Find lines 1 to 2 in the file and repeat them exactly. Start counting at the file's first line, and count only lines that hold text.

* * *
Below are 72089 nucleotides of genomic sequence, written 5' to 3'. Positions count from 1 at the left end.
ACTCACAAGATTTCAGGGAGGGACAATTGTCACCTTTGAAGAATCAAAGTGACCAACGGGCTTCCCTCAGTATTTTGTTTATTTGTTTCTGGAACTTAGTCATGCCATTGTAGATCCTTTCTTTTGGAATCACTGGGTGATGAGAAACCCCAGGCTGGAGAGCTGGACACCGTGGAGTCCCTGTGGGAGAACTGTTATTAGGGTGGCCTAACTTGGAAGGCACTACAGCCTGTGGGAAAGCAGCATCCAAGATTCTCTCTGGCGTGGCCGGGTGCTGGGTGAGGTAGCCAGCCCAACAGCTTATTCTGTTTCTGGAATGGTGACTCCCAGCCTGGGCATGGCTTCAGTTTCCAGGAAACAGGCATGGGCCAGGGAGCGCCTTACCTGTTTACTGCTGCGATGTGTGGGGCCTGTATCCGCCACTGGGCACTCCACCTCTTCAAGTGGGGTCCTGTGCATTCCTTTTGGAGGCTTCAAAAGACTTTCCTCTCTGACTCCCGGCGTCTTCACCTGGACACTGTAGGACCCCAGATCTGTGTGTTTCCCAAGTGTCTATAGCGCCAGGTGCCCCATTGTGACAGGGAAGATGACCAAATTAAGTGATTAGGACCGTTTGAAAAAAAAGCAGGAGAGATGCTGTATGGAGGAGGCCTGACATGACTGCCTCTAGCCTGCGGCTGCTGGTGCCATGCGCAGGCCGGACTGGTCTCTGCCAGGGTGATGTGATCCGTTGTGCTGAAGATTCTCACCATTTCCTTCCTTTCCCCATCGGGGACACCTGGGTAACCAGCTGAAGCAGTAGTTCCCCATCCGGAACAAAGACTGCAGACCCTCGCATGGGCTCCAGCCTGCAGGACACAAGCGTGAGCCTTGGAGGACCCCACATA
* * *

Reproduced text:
Below are 72089 nucleotides of genomic sequence, written 5' to 3'. Positions count from 1 at the left end.
ACTCACAAGATTTCAGGGAGGGACAATTGTCACCTTTGAAGAATCAAAGTGACCAACGGGCTTCCCTCAGTATTTTGTTTATTTGTTTCTGGAACTTAGTCATGCCATTGTAGATCCTTTCTTTTGGAATCACTGGGTGATGAGAAACCCCAGGCTGGAGAGCTGGACACCGTGGAGTCCCTGTGGGAGAACTGTTATTAGGGTGGCCTAACTTGGAAGGCACTACAGCCTGTGGGAAAGCAGCATCCAAGATTCTCTCTGGCGTGGCCGGGTGCTGGGTGAGGTAGCCAGCCCAACAGCTTATTCTGTTTCTGGAATGGTGACTCCCAGCCTGGGCATGGCTTCAGTTTCCAGGAAACAGGCATGGGCCAGGGAGCGCCTTACCTGTTTACTGCTGCGATGTGTGGGGCCTGTATCCGCCACTGGGCACTCCACCTCTTCAAGTGGGGTCCTGTGCATTCCTTTTGGAGGCTTCAAAAGACTTTCCTCTCTGACTCCCGGCGTCTTCACCTGGACACTGTAGGACCCCAGATCTGTGTGTTTCCCAAGTGTCTATAGCGCCAGGTGCCCCATTGTGACAGGGAAGATGACCAAATTAAGTGATTAGGACCGTTTGAAAAAAAAGCAGGAGAGATGCTGTATGGAGGAGGCCTGACATGACTGCCTCTAGCCTGCGGCTGCTGGTGCCATGCGCAGGCCGGACTGGTCTCTGCCAGGGTGATGTGATCCGTTGTGCTGAAGATTCTCACCATTTCCTTCCTTTCCCCATCGGGGACACCTGGGTAACCAGCTGAAGCAGTAGTTCCCCATCCGGAACAAAGACTGCAGACCCTCGCATGGGCTCCAGCCTGCAGGACACAAGCGTGAGCCTTGGAGGACCCCACATA